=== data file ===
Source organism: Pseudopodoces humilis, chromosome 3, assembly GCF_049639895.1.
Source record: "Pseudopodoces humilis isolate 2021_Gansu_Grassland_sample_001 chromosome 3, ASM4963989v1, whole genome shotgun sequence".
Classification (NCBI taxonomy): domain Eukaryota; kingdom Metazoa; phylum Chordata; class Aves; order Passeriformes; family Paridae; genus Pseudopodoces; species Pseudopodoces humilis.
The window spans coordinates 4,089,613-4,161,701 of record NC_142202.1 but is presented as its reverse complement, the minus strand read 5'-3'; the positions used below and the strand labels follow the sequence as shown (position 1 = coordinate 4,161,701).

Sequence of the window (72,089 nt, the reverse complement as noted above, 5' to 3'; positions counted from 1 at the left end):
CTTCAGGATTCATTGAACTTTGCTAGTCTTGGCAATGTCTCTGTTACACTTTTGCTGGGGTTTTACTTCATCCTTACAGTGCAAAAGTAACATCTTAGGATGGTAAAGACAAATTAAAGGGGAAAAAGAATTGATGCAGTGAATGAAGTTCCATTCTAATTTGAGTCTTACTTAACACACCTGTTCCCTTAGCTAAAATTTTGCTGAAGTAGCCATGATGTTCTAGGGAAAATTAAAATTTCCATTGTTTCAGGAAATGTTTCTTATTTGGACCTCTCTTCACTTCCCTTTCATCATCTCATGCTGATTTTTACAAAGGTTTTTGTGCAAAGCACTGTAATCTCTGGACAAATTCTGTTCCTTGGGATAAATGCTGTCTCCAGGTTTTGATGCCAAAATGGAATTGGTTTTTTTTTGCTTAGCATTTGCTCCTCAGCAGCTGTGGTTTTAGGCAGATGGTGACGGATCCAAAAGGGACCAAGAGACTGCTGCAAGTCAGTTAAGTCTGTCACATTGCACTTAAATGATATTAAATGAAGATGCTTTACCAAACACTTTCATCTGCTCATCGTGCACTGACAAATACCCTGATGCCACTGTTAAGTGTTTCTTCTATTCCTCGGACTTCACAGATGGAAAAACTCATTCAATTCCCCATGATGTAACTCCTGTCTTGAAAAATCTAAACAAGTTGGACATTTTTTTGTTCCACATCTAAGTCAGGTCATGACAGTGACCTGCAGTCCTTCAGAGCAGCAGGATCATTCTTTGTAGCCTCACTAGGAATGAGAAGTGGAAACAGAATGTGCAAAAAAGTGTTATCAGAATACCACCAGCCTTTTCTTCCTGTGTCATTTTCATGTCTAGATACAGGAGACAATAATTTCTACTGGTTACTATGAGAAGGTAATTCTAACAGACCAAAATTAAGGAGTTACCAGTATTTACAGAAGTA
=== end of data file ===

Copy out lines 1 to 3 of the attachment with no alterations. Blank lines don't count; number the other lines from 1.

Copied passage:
Source organism: Pseudopodoces humilis, chromosome 3, assembly GCF_049639895.1.
Source record: "Pseudopodoces humilis isolate 2021_Gansu_Grassland_sample_001 chromosome 3, ASM4963989v1, whole genome shotgun sequence".
Classification (NCBI taxonomy): domain Eukaryota; kingdom Metazoa; phylum Chordata; class Aves; order Passeriformes; family Paridae; genus Pseudopodoces; species Pseudopodoces humilis.